Monday, July 13, 2009
The staggering opening shot of Carlos Reygadas' masterpiece, Silent Light, available on DVD September 8th.
I'll admit something - it doesn’t really bother me that the average viewer doesn’t consult the critics. It bothers a lot of film critics, but, as someone who's trying to develop into that role, it honestly doesn't bother me. It bothers me somewhat that almost no one I went to film school with considered movies that weren’t being advertised at them, and never went to a non-genre foreign film, but that’s only because they’re supposed to be interested in film itself. Too often people claim to love movies, but in reality stay very close to their comfort zone, and rarely actively seek the movies that are really worth watching. Which is why they end up complaining that “they don’t make them like they used to.” There are huge strides being made in film making, but how many people actually saw Silent Light or Youth Without Youth?
(A subject for future consideration - how many people had the opportunity? I had exactly one available night to catch a two-week run of Silent Light in Portland, OR. It never even came to Boston, a city otherwise rife with opportunity for the cinephile.)
What does bother me is the fact that, once someone has seen a movie like, say, Transformers: Revenge of the Fallen (or, as Jim Emerson has taken to calling it, Transformers: ROTFL) or Bruno, and has reached an opinion on it, that opinion will shield them against any sort of discussion you’d like to engage in about it. If we are to refrain from discussing religion and politics, as manners have taught us, shouldn’t we at least be allowed the cinema?
As is quite often the case, Jim Emerson gets to the bottom of it: “Critical thinking is not a value prized by our culture.”
Over the last week, I saw five films in new release: Two Lovers, Three Monkeys, The Hurt Locker, Bruno, and The Man From London (don't worry, I hit the multiplex quite a bit, too, it's just been an art house kind of week). Of those, the only one I would strongly recommend against somebody watching is Bruno, which, incidentally, just hit #1 at the box office last weekend (I felt okay knowing I paid for The Hurt Locker and snuck into Bruno). By the next night, I was in an apartment full of people who had seen Bruno, and I tried to point out the many ways in which it totally failed as a film (a totally uninteresting central character, a plot connected by only the thinnest of threads, a general feeling that most of what we were seeing was a lie). I was met with the typical response when it comes to criticizing a comedy: “Well, I laughed.” That may be the case, but it saddens me more than a little bit that the be-all and end-all of considering comedies is whether or not it makes us laugh. While that should certainly be a factor, it can’t be everything, but because audiences allow it to be, Bruno succeeds.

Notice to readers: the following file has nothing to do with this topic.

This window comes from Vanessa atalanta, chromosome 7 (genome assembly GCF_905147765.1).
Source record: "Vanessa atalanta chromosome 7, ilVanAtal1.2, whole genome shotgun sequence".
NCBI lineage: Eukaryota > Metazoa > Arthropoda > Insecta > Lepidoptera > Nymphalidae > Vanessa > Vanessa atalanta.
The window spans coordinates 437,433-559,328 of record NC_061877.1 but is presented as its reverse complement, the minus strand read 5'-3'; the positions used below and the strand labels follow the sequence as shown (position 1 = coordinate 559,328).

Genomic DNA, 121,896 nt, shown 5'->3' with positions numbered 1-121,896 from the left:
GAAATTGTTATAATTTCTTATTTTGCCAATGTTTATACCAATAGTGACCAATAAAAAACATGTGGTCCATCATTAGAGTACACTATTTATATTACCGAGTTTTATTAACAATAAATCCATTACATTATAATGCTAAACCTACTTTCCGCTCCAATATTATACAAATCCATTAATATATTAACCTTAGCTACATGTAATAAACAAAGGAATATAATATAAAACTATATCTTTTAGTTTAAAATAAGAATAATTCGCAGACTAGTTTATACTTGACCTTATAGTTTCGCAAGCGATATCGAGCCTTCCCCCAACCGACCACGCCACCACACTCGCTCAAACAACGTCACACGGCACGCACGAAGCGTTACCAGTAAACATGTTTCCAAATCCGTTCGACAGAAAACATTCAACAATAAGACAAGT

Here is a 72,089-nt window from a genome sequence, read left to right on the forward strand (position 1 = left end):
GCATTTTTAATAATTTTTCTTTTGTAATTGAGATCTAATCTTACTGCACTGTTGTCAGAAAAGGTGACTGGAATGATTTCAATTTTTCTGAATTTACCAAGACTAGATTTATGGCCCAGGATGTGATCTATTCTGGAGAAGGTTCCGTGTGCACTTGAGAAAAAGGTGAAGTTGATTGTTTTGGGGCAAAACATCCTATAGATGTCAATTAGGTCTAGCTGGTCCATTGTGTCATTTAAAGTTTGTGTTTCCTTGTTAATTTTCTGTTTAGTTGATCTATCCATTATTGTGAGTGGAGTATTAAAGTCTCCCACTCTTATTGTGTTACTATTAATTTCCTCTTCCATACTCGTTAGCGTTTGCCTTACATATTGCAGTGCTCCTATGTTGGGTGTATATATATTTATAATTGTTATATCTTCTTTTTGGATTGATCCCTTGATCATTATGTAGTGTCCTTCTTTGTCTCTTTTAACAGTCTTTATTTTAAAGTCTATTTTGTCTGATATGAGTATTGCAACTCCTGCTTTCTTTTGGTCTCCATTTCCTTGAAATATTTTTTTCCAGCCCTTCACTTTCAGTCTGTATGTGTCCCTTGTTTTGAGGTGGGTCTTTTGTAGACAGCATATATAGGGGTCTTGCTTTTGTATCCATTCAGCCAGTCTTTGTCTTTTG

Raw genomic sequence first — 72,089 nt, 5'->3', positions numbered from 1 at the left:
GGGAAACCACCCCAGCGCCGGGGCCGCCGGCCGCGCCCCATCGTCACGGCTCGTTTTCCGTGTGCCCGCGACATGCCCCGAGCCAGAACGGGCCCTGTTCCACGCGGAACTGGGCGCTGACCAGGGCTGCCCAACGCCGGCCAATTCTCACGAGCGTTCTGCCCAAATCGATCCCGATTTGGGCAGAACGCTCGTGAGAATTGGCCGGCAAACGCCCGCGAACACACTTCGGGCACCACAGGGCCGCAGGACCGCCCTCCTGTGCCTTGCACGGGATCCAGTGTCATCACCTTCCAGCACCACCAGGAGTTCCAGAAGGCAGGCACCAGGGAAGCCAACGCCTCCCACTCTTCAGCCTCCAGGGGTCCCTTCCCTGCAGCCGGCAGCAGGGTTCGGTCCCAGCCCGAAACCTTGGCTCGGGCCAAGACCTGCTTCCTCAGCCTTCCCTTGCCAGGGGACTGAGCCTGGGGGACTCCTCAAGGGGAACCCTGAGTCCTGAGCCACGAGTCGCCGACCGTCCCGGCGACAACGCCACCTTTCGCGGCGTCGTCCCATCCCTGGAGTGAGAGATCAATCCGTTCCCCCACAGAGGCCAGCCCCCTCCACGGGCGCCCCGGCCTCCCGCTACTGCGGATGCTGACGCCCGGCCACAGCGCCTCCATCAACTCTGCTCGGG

This is ultimately why I feel that film and television should be taught in middle school and college. English and Lit classes try to teach people critical thought, but by and large people do not have the capacity to consider literature seriously, because it’s been decades since literature was something the average person, much less children, engaged in for entertainment. We are raised on movies and television, and if we were required to ask ourselves why something entertained, engaged, or – God forbid – honestly moved us, things like Transformers: ROTFL or Bruno wouldn’t happen. We would come up empty.
Ebert insists (in a piece well worth reading) films like these happen, and people enjoy them, because they’re not sufficiently evolved; he believes people haven’t been exposed to many truly great films, and thus settle for the spectacle in front of them. This would be similar to how, in the early days of the cinema, a theater could put just about anything onscreen and people would go in droves for the sheer amazement of simply seeing a picture move (actually, now that I say that, I wonder if we as a people have actually devolved?).
I hope he’s right. In large part, I’ve seen that in myself over the years. As I’ve seen more and more films of varying intent and quality, it takes more creatively and less spectacularly to thrill me. But on the other hand, last year saw tremendous box office success with such films as WALL-E, The Dark Knight, and Iron Man. Obviously, the box office only indicates how well the marketing team did their job, but it does show people saw these films, so they must know movies can be at least that good. And if that doesn’t teach them, what more will it take?
Posted by Scott Nye at 4:23 PM